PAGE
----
Robots that are able to change their body forms while learning to walk developed into more robust robots, according to University of Vermont roboticist Josh Bongard.
Bongard created simulated robots and physical robots that changed their body forms while learning to walk. The evolving robots learned to walk more rapidly than those with fixed forms.
('Body change... actually helps us design better robots')
“But we don’t know how to program robots very well,” Bongard says, because robots are complex systems. In some ways, they are too much like people for people to easily understand them.
“They have lots of moving parts. And their brains, like our brains, have lots of distributed materials: there’s neurons and there’s sensors and motors and they’re all turning on and off in parallel,” Bongard says, “and the emergent behavior from the complex system which is a robot, is some useful task like clearing up a construction site or laying pavement for a new road.” Or at least that’s the goal.
Using a sophisticated computer simulation, Bongard unleashed a series of synthetic beasts that move about in a 3-dimensional space. “It looks like a modern video game,” he says. Each creature -- or, rather, generations of the creatures -- then run a software routine, called a genetic algorithm, that experiments with various motions until it develops a slither, shuffle, or walking gait -- based on its body plan -- that can get it to the light source without tipping over.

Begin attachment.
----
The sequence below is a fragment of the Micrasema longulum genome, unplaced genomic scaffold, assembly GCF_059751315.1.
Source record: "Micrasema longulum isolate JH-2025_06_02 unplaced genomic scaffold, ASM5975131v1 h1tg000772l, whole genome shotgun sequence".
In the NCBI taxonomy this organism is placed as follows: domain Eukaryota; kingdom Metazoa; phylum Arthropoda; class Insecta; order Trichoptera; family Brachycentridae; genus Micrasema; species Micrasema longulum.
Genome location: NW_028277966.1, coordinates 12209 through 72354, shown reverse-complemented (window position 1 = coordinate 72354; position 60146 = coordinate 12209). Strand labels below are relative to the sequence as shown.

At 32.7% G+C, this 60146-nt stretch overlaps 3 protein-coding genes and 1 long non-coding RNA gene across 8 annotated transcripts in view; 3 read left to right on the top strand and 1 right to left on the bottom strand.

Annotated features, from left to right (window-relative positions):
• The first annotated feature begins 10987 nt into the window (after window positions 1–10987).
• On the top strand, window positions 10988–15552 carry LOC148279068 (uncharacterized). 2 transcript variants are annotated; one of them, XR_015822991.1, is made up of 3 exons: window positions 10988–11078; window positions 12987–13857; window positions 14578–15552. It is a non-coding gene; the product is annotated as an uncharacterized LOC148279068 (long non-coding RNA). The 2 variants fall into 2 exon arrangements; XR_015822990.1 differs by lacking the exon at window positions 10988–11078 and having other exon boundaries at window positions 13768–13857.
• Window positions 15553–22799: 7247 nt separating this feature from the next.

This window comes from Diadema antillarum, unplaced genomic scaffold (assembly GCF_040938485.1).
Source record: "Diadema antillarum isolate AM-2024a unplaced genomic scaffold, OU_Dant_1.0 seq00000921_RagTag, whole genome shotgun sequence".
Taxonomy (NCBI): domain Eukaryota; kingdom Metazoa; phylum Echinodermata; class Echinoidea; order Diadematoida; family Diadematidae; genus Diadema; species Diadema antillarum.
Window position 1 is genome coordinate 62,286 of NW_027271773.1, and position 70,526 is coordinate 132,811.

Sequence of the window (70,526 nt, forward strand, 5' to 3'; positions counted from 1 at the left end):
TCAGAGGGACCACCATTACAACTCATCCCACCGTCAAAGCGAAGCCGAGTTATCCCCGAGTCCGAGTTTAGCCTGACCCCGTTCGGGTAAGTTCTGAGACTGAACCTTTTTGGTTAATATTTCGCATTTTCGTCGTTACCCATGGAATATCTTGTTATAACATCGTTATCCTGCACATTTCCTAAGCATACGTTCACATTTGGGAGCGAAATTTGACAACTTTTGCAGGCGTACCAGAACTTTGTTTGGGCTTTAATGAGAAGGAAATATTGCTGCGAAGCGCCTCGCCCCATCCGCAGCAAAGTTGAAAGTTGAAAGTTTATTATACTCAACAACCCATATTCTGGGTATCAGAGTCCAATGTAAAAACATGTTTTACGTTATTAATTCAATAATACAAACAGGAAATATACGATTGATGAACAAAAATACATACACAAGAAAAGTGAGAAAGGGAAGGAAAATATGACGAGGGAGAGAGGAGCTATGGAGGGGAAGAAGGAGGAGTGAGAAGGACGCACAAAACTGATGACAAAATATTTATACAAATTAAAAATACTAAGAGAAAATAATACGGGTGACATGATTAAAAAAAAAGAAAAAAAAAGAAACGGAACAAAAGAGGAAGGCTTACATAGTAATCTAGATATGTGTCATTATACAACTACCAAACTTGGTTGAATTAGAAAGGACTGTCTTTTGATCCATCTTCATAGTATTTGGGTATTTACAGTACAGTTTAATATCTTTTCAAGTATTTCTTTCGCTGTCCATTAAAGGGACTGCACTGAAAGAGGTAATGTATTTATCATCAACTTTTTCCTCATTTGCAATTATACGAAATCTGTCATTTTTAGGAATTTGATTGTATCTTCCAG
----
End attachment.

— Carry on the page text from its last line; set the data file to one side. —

“The snake and reptilian robots are, in essence, training wheels,” says Bongard, “they allow evolution to find motion patterns quicker, because those kinds of robots can’t fall over. So evolution only has to solve the movement problem, but not the balance problem, initially. Then gradually over time it’s able to tackle the balance problem after already solving the movement problem.”
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Science fiction writers seem quite cautious about the idea of robots that evolve on their own. In his 1953 short story Second Variety, claws that come up from underground seem to demonstrate machine evolution:
The new varieties of claws. We're completely at their mercy, aren't we? By now they've probably gotten into the UN lines, too. It makes me wonder if we're not seeing the beginning of a new species. The new species. Evolution. The race to come after man."
More recently, Rudy Rucker described boppers, self-reproducing robots that changed their shapes at will:
In the shaft's great, vertical tunnel, bright beings darted through the hot light; odd-shaped living machines that glowed with all the colors of the rainbow. These were the boppers; self-reproducing robots who obeyed no man. Some looked humanoid, some looked like spiders, some looked like snakes, some looked like bats. All were covered with flickercladding, a microwired imipolex compound that could absorb and emit light.